Imagine a probe in space. Argon gas can be fired from the probes fuel tanks to propel the probe. Discuss whether conservation of momentum applies and whether the speed of the probe increases.

With these long answer questions the examiners want to see both the quality of your English and your knowledge of the topic. Typically, this means using key words and phrases. The numbers in the brackets are what usually marks are awarded for.
Conservation of momentum always applies (1) in physical situations, and is considered one of the basic building blocks of physics. So therefore when Argon is fired from the tank, in order for the net change in momentum to be zero, then the probe and Argon most move in opposite directions (1). Following on from this it also stand to reason that the change in momentum of the probe must be the same as that of the Argon (1).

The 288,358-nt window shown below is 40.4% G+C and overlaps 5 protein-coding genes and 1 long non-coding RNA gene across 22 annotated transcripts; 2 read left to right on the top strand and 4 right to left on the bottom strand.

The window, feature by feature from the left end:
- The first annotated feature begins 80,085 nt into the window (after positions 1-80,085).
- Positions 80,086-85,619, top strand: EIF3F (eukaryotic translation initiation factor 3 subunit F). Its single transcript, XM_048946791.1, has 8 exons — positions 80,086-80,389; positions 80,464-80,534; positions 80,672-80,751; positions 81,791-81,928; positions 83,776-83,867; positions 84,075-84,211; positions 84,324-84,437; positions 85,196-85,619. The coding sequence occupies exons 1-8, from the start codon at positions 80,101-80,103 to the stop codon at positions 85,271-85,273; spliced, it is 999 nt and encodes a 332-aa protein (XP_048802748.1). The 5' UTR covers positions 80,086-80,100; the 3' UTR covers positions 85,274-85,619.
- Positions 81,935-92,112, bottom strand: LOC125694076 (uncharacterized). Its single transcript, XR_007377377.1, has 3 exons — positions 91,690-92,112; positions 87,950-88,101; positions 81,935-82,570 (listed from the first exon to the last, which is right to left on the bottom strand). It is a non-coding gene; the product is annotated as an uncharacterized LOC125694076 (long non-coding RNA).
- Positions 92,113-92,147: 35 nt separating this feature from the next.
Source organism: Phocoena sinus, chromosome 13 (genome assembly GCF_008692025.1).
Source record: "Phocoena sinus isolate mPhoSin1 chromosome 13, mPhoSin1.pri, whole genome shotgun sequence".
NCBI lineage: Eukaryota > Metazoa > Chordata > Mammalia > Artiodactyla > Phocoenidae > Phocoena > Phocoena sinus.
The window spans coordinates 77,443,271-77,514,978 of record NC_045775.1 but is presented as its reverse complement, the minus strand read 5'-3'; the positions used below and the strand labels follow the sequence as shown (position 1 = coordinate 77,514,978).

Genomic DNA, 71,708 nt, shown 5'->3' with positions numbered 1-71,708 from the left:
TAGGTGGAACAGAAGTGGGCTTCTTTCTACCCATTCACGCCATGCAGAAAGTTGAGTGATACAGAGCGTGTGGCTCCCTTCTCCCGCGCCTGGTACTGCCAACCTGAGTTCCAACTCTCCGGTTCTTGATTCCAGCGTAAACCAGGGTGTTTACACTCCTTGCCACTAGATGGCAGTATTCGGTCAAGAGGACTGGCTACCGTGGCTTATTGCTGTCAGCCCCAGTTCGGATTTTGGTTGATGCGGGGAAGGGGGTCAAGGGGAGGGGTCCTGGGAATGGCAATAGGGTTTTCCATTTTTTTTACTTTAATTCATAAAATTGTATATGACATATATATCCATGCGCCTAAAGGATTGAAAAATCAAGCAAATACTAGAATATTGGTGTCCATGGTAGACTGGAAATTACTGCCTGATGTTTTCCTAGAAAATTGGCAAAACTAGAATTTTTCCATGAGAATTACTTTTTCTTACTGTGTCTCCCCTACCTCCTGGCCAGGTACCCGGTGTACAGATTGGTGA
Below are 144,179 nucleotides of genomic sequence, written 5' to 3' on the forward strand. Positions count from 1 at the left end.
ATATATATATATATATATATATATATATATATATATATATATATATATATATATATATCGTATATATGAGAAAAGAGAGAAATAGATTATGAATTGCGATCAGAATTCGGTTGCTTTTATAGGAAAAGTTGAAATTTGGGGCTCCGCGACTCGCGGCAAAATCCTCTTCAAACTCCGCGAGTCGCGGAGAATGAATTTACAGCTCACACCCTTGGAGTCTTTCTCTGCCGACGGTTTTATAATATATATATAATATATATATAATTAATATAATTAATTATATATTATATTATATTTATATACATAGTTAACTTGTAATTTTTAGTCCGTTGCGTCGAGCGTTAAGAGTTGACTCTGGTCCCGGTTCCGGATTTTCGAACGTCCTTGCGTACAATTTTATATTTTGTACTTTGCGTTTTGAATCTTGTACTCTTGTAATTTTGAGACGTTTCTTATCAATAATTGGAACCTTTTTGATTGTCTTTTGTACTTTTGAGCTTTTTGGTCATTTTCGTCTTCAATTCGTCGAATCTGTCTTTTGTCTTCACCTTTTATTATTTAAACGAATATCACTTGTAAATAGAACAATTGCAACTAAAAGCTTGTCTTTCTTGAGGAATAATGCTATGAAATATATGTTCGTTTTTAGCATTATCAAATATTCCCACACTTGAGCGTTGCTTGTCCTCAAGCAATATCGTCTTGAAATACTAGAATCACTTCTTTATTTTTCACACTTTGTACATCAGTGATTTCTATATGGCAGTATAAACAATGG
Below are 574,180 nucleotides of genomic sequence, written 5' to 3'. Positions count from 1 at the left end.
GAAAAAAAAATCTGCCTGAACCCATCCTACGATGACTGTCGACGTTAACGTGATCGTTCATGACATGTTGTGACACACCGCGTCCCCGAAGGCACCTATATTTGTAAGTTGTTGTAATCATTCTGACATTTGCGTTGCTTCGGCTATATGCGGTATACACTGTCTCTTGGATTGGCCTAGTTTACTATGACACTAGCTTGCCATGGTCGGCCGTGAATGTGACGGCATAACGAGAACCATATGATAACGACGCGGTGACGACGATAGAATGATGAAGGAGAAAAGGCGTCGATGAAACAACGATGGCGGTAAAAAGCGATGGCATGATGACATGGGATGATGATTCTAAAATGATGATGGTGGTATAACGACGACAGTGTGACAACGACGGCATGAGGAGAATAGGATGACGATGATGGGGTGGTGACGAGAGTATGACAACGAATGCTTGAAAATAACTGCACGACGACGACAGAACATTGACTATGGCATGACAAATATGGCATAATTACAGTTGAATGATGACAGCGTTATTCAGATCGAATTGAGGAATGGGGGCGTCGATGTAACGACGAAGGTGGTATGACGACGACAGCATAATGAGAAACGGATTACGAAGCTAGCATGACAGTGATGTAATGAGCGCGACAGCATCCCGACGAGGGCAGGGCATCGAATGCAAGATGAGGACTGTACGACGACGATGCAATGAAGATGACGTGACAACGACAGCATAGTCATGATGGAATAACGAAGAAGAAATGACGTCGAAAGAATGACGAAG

Another law in physics is the conservation of energy, of which energy must always be conserved (1). Energy must be put into the system, of the probe and Argon, to fire the Argon from the probe. This energy can then be converted to kinetic energy. Therefore the speed of the Argon and the probe can increase. (You can also state here other ways energy can be converted, but not sound as sound doesn't travel in space)

Answered by Aran M. Physics tutor


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